PRESIDENT Nicos Anastasiades said Friday police had acted in a negligent and unprofessional manner when investigating the disappearance of several women who eventually turned out to be victims of a serial killer.
Anastasiades was speaking during the affirmation of deputy chief of police Stelios Papatheodorou at the presidential palace.
“I’m taking this opportunity to express my sincere condolences and the state’s apology to the families and friends of the unfortunate victims for the negligent, wrong, and unprofessional way the members of the police force had acted,” Anastasiades said.
“At the same time, I ought to express sincere thanks to the members of the police and the fire service who have been working conscientiously and without pause to recover the victims’ bodies.”
It has been almost a month since the first victim of self-confessed serial killer Nicos Metaxas was discovered in a mine shaft.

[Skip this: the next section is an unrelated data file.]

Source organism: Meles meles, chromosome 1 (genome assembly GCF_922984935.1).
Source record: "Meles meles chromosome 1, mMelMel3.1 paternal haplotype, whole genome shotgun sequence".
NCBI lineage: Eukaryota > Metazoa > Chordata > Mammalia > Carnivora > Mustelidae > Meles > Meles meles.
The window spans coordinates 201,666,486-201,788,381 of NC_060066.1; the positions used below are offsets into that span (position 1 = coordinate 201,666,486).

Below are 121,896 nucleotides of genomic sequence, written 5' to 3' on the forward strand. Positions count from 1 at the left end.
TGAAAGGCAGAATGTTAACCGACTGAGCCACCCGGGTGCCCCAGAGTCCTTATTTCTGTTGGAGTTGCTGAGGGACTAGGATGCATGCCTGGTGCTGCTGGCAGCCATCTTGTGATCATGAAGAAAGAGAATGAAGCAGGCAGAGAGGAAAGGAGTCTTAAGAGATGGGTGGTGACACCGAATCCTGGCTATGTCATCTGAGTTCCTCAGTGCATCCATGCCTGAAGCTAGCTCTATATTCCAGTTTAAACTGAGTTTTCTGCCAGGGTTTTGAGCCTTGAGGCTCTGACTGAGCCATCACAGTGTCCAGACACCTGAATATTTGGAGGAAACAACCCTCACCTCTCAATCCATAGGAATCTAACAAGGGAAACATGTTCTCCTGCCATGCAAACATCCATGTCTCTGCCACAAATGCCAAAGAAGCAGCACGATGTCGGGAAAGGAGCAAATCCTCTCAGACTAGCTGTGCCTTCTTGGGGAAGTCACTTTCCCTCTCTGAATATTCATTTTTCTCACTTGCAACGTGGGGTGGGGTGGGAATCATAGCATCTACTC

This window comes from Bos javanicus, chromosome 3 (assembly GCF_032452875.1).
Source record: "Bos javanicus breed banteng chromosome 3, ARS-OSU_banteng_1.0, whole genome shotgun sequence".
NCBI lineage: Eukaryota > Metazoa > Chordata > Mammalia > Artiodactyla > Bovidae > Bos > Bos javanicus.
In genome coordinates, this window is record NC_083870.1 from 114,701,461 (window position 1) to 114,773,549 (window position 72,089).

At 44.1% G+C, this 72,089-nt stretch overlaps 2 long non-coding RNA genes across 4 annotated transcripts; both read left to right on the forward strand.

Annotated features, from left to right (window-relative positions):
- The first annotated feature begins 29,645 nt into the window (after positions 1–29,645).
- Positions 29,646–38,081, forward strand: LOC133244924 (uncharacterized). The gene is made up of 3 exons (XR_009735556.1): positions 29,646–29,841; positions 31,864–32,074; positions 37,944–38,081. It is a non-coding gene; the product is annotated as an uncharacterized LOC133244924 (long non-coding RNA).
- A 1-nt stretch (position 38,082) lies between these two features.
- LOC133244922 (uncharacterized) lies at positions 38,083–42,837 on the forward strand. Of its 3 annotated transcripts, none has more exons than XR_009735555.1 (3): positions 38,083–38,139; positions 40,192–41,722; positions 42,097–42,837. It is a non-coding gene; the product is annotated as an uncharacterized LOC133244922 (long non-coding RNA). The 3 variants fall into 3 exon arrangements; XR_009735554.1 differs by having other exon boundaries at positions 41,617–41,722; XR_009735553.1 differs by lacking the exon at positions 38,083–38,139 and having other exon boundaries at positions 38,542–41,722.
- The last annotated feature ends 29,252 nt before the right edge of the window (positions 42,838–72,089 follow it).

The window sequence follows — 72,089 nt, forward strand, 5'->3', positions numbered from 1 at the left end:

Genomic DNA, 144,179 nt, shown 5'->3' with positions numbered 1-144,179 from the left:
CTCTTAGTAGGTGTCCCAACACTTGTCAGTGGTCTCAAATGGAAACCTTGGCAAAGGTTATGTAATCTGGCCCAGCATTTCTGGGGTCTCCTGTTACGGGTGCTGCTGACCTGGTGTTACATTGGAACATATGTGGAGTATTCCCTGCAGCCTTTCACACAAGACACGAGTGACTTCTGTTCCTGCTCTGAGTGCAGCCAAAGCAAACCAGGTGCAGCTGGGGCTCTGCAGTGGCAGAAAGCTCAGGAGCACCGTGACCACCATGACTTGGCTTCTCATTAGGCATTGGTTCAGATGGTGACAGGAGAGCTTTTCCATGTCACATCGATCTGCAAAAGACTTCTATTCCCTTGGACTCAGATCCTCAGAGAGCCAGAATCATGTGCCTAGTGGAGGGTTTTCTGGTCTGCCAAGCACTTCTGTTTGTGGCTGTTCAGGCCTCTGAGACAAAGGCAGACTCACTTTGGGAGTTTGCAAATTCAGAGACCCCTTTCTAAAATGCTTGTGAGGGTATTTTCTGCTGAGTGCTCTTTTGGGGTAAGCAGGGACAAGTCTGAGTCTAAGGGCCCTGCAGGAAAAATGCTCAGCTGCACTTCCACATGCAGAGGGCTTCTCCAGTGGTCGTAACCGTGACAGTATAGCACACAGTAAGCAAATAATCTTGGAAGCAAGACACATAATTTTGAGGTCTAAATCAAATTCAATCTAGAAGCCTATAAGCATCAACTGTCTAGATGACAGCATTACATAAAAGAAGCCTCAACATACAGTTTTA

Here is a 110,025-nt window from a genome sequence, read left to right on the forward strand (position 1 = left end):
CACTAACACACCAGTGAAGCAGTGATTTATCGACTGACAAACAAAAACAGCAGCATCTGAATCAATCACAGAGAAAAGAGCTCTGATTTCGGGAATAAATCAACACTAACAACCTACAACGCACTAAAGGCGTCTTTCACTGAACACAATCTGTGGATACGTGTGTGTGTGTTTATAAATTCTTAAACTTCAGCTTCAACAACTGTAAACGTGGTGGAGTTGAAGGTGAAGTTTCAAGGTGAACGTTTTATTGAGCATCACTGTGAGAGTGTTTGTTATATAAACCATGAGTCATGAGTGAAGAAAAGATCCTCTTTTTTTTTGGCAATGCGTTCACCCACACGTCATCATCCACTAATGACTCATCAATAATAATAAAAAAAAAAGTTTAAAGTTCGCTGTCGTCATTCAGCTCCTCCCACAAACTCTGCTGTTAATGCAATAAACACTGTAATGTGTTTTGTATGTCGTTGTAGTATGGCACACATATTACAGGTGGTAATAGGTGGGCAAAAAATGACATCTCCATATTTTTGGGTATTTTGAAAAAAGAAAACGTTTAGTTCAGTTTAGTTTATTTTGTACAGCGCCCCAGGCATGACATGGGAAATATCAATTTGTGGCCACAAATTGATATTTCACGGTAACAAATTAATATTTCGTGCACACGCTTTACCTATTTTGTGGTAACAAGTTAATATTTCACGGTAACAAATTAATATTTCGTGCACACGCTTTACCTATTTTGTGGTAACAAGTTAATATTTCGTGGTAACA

Authorities have so far recovered five of the seven victims the 35-year-old army officer has claimed to have murdered, including two children.
On Friday, a diver entered the toxic water of red lake near Mitsero in search of a suitcase, which is believed to contain the body of one of the victims. Crews have so far recovered two bodies that were stuffed in suitcases.
A second body, that of a child, was also sought at another lake in Xyliatos. The search on both fronts came up empty-handed when efforts were called off for the day.
According to reports on Friday, state pathologists and anthropologists examining the body of Nepalese Asmita Khadka Bista, which was located at Orounta on April 25, have found evidence to suggest that her cause of death may have been a hard blow to the head.
Lab analyses are expected to shed light on the validity of these suspicions. If true, this would differentiate the MO of strangulation that authorities have so far pinpointed as the cause of death of three of Metaxas’ alleged victims.
In a meeting held at the fire service headquarters in Nicosia on Friday noon, the chiefs of the fire service and police, Marcos Trangolas and Kypros Michaelides, as well as the operator of the sonar technology, evaluated the search efforts so far and discussed the next steps.
Should the current search strategy fail to locate the two remaining bodies, authorities are expected to implement ‘plan C’, which involves the use of a ground penetrating radar. Reports claim that the device will be arriving in Cyprus next week